Michigan and Michigan State don't need any extra spice. Even when their game
is just another game, they still get pretty intense.
The Spartans, who are generally overshadowed by the Wolverines, tend to
resent their little-brother status. And the Wolverines, despite a schedule filled
with juicy rivalries, can always muster an interest in tormenting the crew from
East Lansing because, well, they know what happens when they don't.
This year, though, there's a whole seasoning rack of issues giving this
game a chance to be a classic chapter in a classic rivalry.
Start with the Big Ten race. No. 10 Michigan State (4-0) is
the last unbeaten team in Big Ten play, while 12th-ranked Michigan (4-1), like
the Spartans, can lock up the Big Ten championship if it wins its
Then there's the recent history.
The Spartans' humiliating 49-3 loss in Ann Arbor last year was the last straw
for coach Bobby Williams, who was fired before a tail-spinning Michigan State
played another game. Asked after that game if he had lost control of his
team, Williams said, "I don't know," prompting athletic director Ron Mason to
begin his search for someone who would know.
Meanwhile, Michigan is still outraged by its 26-24 loss two years ago. In
that controversial game, the Wolverines thought time had run out before the play in
which Jeff Smoker found T.J. Duckett for the winning touchdown pass. As far
as Michigan is concerned, the timekeeper was guilty of illegal use of the hands.
"We won last year," Michigan wide receiver Braylon Edwards said. "But
we're thinking about what happened two years ago. That's all that's on our
What's embedded in the Spartans is the anguished memory of last year's rout.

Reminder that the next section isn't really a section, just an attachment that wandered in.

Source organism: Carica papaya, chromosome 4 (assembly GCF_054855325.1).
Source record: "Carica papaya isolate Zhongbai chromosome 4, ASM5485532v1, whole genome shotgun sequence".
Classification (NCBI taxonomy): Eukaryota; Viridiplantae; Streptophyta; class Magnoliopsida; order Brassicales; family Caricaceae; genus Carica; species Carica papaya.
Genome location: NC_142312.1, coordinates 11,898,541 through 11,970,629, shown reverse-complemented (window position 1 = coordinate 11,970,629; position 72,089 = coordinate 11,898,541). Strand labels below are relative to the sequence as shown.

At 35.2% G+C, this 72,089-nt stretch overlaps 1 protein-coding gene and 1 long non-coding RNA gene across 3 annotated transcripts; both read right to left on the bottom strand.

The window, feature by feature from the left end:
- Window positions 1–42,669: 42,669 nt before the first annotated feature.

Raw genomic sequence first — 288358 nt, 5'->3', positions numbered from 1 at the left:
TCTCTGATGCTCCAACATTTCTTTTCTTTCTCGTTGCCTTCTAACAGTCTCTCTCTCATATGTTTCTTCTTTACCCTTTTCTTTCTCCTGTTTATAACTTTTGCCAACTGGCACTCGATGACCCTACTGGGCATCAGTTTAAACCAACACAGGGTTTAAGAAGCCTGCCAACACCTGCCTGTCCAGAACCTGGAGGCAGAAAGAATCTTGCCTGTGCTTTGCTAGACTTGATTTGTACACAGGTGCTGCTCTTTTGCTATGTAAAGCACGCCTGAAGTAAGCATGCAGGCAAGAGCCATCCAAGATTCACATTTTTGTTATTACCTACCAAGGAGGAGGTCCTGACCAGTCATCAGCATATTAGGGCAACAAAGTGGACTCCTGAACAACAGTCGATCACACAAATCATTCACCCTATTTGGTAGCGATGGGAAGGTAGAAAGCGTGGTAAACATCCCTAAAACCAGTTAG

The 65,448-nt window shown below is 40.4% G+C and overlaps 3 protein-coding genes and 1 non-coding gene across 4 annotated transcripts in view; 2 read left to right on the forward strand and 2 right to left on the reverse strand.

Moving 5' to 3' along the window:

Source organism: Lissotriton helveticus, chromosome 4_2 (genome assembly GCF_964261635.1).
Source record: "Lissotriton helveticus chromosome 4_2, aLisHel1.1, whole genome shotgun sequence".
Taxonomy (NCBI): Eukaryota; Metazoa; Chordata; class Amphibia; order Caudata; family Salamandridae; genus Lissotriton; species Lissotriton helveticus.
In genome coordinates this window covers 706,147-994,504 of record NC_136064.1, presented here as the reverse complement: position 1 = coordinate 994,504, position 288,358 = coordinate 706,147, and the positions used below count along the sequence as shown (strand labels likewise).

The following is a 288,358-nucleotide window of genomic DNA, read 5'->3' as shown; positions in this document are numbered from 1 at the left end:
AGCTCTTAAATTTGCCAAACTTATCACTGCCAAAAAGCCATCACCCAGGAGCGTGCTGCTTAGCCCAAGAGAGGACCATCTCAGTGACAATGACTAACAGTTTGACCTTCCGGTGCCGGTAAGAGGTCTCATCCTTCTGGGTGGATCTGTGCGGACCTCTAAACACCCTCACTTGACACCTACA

"You don't want to feel that again," junior defensive tackle Matthias
Askew. "Revenge is a good thing. That's all I can say. I'm trying to stay humble
right now -- but revenge."
Junior linebacker Ronald Stanley also is hungry for retribution.
"That was a sick feeling," he said, "something a football player never
wants to go through. We're ready to redeem ourselves. We're ready to get after it
and make things right."
From a personnel standpoint, the pregame focus will be on the quarterbacks.
Michigan's John Navarre, who's silencing his legion of critics, and Spartans QB
Jeff Smoker, who's back from a substance-abuse problem that left his career in
doubt last fall, are the cream of the Big Ten. If there's a better candidate
for league MVP honors, he'll have to prove it.
But the game will be decided by the lower-profile defensive units that will
try to put a lid on the Big Ten's best two quarterbacks.
John L. Smith, the new Michigan State coach, is best known for his wide-open
offense. The Spartans wouldn't be where they are, though, if they weren't also
playing buttoned-down defense. They are allowing 18.8 points a game, and
their run defense is allowing just 86.9 yards a game, 14th in the nation.
No group on the field at Spartan Stadium on Saturday will have more to prove
than the Michigan defense, which has reasserted itself after some shaky early
Since Michigan fell behind 28-7 at Minnesota, the defense has dug in,
allowing the Wolverines to outscore the Gophers, Illinois and Purdue 118-24.
Michigan safety Ernest Shazor, who had two of Michigan's seven sacks against
Purdue, said the revived Michigan defense has sent a message, particularly
with its throttling of a solid Purdue offense in a surprisingly easy 31-3 victory
over the Boilermakers.
"We showed that we are not going anywhere," Shazor said. "We're still
here, and we're still in the running, and we are going to come out on top."
Ah, just the kind of thing a classic rivalry always needs -- a little bulletin board material to add a little more spice.
Herb Gould covers the Big Ten for the Chicago Sun-Times.